A New Ransomware Family Uses Legitimate Services to Achieve its Goal
There's a new family of ransomware out there, and its name is CryLocker. CryLocker was discovered at the beginning of the month by computer security researchers who call themselves the MalwareHunterTeam. Since then, numerous other experts have dissected the code, and they've come to the conclusion that in some aspects, CryLocker is pretty conventional when it comes to its core functions.
The ransomware was initially named after the Central Security Treatment Organization – the fake institution it claimed to represent. The CryLocker name was adopted on September 5th when a new version came out. However, frequent name changes and the use of non-existent law enforcement agencies to scare people into paying the ransom are not uncommon in the world of malware.
The infection vector for CryLocker is fairly traditional as well. At first, CryLocker infiltrated systems via the Rig exploit kit, but the most recent versions use Sundown. Surprisingly , there are no records of this particular ransomware being distributed through spam emails.
Like all other threats of this type, once it initializes, the malware will encrypt most of your files (no less than 667 extensions are targeted), and it will later demand a ransom of 1.1 Bitcoins or about $666 at the current rate to restore access to the data. The files get a .cry extension, and the shadow copies are deleted, which means that retrieving the information with the help of System Restore is not possible. For the time being at least, there's no decryption tool available for free, either.
So far, there's nothing too unconventional about CryLocker. After digging deeper, however, the researchers found some interesting features.
As soon as it enters your system, CryLocker will start gathering detailed information about your computer . Things like the Windows version and the username will be collected and sent to over 4,000 IPs (one of which presumably belongs to the Command & Control server). The ransomware will also place the information in a fake PNG file, and it will try to upload it to Imgur. If Imgur rejects it, the file will be sent to Pastee, which is one of the many legitimate services used by CryLocker.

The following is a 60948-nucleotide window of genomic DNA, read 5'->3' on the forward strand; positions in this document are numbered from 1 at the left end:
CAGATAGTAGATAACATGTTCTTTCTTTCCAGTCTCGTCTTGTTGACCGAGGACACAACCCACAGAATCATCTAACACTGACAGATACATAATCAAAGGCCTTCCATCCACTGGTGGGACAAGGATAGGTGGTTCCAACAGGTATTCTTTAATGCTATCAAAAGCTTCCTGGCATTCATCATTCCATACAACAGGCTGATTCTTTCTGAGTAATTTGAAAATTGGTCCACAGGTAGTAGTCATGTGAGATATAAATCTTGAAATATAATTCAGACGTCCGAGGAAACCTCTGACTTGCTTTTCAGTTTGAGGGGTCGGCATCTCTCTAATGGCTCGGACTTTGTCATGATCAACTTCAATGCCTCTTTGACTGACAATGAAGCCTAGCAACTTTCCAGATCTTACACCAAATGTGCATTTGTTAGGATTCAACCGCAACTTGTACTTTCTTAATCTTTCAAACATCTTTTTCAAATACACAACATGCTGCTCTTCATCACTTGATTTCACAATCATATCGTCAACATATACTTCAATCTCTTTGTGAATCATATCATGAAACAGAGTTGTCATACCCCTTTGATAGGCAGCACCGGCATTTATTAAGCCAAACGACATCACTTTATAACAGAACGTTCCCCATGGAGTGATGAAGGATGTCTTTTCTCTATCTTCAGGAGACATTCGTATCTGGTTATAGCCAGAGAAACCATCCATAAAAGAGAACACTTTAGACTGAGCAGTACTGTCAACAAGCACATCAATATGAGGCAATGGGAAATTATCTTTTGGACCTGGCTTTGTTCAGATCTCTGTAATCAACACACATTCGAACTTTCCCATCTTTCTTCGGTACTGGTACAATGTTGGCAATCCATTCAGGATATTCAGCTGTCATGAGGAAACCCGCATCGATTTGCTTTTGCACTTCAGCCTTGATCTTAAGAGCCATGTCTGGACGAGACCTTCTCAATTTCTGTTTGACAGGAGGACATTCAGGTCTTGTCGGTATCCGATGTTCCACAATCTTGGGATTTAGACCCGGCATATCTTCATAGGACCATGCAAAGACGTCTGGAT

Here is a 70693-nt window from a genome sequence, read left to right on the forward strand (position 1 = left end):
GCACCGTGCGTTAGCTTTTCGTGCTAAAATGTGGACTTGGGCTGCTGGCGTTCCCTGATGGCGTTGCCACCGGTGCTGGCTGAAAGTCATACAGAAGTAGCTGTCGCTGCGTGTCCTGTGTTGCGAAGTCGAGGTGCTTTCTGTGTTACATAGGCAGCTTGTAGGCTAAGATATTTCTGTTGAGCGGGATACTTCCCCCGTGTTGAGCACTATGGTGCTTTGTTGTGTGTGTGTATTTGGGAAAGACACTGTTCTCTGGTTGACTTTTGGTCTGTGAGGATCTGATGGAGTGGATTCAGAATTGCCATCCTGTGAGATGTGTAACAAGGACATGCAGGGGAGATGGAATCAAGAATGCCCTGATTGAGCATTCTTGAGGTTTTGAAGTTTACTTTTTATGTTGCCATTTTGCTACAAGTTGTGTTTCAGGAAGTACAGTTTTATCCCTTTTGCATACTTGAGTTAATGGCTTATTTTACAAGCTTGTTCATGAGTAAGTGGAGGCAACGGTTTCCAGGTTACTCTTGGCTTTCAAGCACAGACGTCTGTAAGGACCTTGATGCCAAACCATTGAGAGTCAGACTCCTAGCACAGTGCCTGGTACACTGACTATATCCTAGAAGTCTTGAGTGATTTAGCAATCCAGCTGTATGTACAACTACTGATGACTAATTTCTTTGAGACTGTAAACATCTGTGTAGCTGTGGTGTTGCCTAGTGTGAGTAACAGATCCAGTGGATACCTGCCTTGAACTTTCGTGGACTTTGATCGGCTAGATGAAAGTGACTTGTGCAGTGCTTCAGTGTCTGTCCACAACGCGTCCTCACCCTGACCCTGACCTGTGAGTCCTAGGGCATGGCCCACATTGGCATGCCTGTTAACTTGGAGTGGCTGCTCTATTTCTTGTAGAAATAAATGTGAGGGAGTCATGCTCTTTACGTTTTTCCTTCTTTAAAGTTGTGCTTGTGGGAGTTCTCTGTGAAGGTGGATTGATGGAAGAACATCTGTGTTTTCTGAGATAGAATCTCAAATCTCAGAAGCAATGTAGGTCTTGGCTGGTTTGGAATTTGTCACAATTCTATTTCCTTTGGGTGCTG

While it's scouring for information, CryLocker will also try to collect details about the PC's wireless access point, and it will connect to Google Maps' Geolocation API. Researchers are still not sure why it would do that, but they assume that with these details, the perpetrators will manage to show victims that they know the physical location of the infected system, thus increasing the scare factor. All communication with the outside world is done via the UDP protocol instead of the more commonly used TCP.
Certain users might get infected with CryLocker and still end up having their files left intact. The ransomware will look through the keyboard settings of the infected computer. If the system is setup to work in Russian, Belarusian, Kazakh, Ukrainian, or Uzbek, the ransomware will not proceed with the encryption and will automatically remove itself.
While CryLocker remains to be somewhat of a mystery, it is a clear look into the future evolution of ransomware giving us a glimpse of its potential through the utilization of third party sources. Such actions could eventually be used to infiltrate vulnerable computers more effectively.